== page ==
Should the scooterist have been in the bike box? No. Should he have signaled? Yes. Are his gloves brighter than a thousand suns? Undoubtedly. Is using a string of rhetorical questions an extraordinarily lazy way to make a point? You bet your abcess-ridden ass.
Nevertheless, if you’ve ridden a bike for more than six minutes you should be well aware of the following:
- Use of signals by anybody, regardless of vehicle, is haphazard at best
- People are often where they’re not “supposed” to be, also regardless of vehicle
- Someone who’s already where they’re not “supposed” to be is that much less likely to do something else they’re supposed to do, such as signal
As I attempted to convey in my column about blocked bike lanes, it is important to recognize the distinction between what people are supposed to do and what they actually do; by anticipating the latter you can often stay a step ahead, whereas expecting the former and acting accordingly can result in a range of unfortunate outcomes, from irritation to death. There is no point in adopting the “walk right to the trouble” approach–unless of course you are looking to generate content and stoke outrage in the form of annotated videos. Certainly people are well within their rights to do so, though I’d argue the unfortunate side-effect is it breeds armies of people behave similarly in the name of righteousness, and ultimately just consigns us to an angry, foam-hatted, neon-gloved, blinky-lighted future.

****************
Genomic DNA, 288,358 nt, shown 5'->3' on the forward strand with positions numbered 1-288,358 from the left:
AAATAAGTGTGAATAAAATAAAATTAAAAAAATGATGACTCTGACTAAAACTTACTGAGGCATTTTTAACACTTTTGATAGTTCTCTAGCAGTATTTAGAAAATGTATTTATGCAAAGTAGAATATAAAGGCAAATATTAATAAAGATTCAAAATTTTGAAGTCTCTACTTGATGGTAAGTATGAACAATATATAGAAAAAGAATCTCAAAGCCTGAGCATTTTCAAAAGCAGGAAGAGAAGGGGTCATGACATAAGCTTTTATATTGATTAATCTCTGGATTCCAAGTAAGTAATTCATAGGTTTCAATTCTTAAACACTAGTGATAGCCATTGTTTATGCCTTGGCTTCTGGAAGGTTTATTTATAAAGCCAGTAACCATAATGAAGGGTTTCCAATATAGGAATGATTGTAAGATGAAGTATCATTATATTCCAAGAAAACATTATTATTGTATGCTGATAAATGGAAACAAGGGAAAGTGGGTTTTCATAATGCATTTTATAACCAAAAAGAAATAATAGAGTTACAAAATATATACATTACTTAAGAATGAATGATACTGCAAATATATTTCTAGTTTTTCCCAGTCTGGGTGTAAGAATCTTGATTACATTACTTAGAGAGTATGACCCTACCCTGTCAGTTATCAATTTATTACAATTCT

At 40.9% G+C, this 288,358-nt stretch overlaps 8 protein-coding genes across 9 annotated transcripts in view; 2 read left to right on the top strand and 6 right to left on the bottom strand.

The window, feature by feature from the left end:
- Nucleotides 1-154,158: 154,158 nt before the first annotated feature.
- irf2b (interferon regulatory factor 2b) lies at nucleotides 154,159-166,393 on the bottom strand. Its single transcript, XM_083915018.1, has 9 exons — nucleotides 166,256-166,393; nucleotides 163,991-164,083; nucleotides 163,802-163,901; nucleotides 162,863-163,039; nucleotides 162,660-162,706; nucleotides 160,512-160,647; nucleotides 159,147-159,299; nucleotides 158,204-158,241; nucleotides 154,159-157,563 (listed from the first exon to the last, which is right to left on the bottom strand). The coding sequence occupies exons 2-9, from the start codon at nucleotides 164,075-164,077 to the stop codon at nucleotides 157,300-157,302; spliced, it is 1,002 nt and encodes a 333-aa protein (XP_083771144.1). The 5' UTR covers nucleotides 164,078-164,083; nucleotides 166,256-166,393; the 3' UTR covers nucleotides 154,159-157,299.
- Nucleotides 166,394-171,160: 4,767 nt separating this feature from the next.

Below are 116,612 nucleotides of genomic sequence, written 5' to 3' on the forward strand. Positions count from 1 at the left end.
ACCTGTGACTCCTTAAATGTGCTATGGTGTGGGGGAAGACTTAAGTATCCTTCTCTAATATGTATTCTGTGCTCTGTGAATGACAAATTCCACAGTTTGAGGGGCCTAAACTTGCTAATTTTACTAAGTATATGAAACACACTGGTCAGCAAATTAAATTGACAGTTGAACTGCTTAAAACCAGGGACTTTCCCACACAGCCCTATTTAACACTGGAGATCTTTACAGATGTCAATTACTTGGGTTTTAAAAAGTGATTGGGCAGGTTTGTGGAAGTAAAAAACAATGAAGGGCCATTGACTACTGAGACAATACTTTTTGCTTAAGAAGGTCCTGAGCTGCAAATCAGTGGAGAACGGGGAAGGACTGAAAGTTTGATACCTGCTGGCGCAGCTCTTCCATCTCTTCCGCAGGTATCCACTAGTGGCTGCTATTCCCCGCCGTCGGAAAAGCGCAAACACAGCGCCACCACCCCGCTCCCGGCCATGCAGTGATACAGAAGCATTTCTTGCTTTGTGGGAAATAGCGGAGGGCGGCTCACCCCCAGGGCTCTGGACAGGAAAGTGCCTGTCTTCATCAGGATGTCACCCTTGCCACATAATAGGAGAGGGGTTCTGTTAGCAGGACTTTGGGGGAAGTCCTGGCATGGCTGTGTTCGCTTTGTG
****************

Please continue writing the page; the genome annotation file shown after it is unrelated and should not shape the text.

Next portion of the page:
I do enjoy the irony of making fun of the scooterist’s clothes, though:
Speaking of clothing, the 1980s is defined at least in part by posters of women wearing very little of it standing next to exotic automobiles:
In this spirit I present you with some 80s-style Normcore Bike Porn:
The flat tire on the car really pulls it all together.
The Vengeance Bike may have been the most coveted Fred Sled of 1987:
Ushering in an era of preternaturally disconcerting smoothness and commanding a price of $1,195 (that’s $274,550,000 in today’s money) for the frame and fork alone:
Meanwhile, a mere two years later, for $665 ( or about $1,000,000 today), you could buy the very latest in glued-together aluminum technology: